Figure 6.
Figure 6.. SVs Associated with Disruption of TADs and Translocated Enhancers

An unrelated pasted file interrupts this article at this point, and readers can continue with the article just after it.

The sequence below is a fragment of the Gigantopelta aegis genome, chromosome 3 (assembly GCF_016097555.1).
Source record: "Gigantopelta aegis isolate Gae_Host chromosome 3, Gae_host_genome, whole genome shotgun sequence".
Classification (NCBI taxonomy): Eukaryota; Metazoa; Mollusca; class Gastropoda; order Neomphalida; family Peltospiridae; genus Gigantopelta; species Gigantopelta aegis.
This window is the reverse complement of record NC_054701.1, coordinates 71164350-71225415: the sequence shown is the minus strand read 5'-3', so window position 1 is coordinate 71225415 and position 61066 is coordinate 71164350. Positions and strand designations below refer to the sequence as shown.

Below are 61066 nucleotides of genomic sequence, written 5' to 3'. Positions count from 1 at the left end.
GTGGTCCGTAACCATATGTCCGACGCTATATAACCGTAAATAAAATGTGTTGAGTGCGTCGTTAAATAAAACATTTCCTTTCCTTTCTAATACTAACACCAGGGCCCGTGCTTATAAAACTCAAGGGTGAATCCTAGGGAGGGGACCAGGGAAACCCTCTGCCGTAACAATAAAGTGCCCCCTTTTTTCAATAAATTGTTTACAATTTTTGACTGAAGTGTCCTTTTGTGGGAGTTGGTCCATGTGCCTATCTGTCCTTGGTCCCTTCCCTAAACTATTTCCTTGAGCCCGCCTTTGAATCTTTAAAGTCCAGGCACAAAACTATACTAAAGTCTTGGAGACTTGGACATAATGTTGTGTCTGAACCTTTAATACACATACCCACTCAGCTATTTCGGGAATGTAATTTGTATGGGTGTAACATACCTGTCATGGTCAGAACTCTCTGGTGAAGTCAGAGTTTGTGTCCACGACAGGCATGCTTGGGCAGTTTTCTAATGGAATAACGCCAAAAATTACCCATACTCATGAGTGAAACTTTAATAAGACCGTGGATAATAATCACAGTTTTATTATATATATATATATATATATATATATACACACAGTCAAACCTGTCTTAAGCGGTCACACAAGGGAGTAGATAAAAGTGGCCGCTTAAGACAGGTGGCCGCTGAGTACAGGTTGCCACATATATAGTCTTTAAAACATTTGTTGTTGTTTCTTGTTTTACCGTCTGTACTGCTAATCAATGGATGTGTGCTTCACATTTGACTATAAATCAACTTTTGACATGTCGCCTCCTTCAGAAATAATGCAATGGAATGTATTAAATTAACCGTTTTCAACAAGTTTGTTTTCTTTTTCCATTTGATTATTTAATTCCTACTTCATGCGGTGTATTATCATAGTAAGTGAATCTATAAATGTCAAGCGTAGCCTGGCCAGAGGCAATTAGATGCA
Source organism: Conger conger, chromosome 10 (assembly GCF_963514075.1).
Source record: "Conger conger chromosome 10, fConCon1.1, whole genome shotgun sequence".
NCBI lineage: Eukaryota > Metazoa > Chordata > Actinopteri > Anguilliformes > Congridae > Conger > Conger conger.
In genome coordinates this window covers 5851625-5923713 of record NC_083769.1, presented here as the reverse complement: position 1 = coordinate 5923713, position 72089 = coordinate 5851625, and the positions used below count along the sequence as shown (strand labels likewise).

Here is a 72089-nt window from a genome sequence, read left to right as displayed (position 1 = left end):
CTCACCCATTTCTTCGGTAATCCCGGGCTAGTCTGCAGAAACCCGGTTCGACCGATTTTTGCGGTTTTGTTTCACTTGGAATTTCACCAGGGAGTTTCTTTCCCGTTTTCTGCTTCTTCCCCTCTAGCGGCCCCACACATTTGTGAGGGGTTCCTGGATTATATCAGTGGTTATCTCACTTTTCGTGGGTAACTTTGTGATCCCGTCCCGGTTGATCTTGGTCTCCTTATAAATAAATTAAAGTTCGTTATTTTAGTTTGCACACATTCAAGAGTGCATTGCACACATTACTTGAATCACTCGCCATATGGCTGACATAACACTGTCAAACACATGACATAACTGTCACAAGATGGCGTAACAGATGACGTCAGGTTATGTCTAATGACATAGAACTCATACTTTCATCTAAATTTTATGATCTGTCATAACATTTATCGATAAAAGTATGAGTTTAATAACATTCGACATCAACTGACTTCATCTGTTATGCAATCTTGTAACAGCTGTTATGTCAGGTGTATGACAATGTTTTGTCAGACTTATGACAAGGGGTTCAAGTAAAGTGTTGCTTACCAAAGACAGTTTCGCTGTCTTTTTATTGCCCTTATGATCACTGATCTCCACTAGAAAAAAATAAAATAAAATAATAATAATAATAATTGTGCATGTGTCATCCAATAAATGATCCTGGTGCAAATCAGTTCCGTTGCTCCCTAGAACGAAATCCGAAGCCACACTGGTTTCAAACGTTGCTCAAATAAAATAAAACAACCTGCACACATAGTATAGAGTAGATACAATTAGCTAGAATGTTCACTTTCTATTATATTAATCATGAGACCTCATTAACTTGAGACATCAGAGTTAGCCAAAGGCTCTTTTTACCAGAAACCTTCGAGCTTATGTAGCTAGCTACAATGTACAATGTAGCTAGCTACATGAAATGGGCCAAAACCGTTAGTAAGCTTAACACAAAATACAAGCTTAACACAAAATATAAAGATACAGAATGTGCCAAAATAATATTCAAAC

(A) As compared to all SVs (based on cases with both WGS and RNA-seq data), a fraction of the SVs involving TAD disruption (i.e., SVs with breakpoints spanning TAD boundaries), for SVs with breakpoints located in proximity to a gene and associated with its overexpression (FDR <0.1 for the gene within the given region window, with corrections for cancer type and CNA, and expression >0.4 SDs from the median for the case harboring the breakpoint). SVs are broken down according to their breakpoint occurrence within the gene body, upstream of the gene (0–20 kb, 20–50 kb, 50–100 kb), and downstream of the gene (0–20 kb, 20–50 kb, 50–100 kb). p values by one-sided Fisher’s exact test. (B) Depiction of the TERT locus and associated TADs and SVs. Top: TADs as Hi-C-based contact maps (Dixon et al., 2012), with gray shading indicating locus interactions (darker shading indicates stronger interactions as measured by Hi-C) (adapted from Weischenfeldt et al., 2017). Bottom: gene expression levels of TERT corresponding to SV breakpoints (involving 65 cases and 15 cancer types) located in the genomic region. SV breakpoints are annotated as TAD preserving (i.e., both breakpoints fall within the same TAD) or TAD disrupting; for SV breakpoints involving cases with high TERT expression (defined as expression >0.4 SDs from the median), dotted lines denote breakpoints within the same sample and solid lines denote common SV event. Of all of the genes listed, only TERT was associated with increased expression in proximity to SV breakpoints (Table S4). (C) For the entire set of SV breakpoint associations occurring 0–100 kb upstream of a gene and with breakpoint mate on the distal side from the gene (for cases with WGS), as well as forthe subset of SV breakpoint associations involving gene overexpression (defined as expression >0.4 SDs from the median for the case harboring the breakpoint and FDR <0.1 for gene overexpression, with corrections for cancer type and CNA), the fraction of SV breakpoint associations involving the translocation of an active in vivo-transcribed enhancer (Andersson et al., 2014) within 0.5 Mb of the gene (where the unaltered gene had no enhancer within 1 Mb). p value by chi-square test. (D) By gene and by cancer type, the number of SV breakpoint associations involving the translocation of an active in vivo-transcribed enhancer, which involved 41 genes and 83 SV events. See also Figure S4 and Table S8.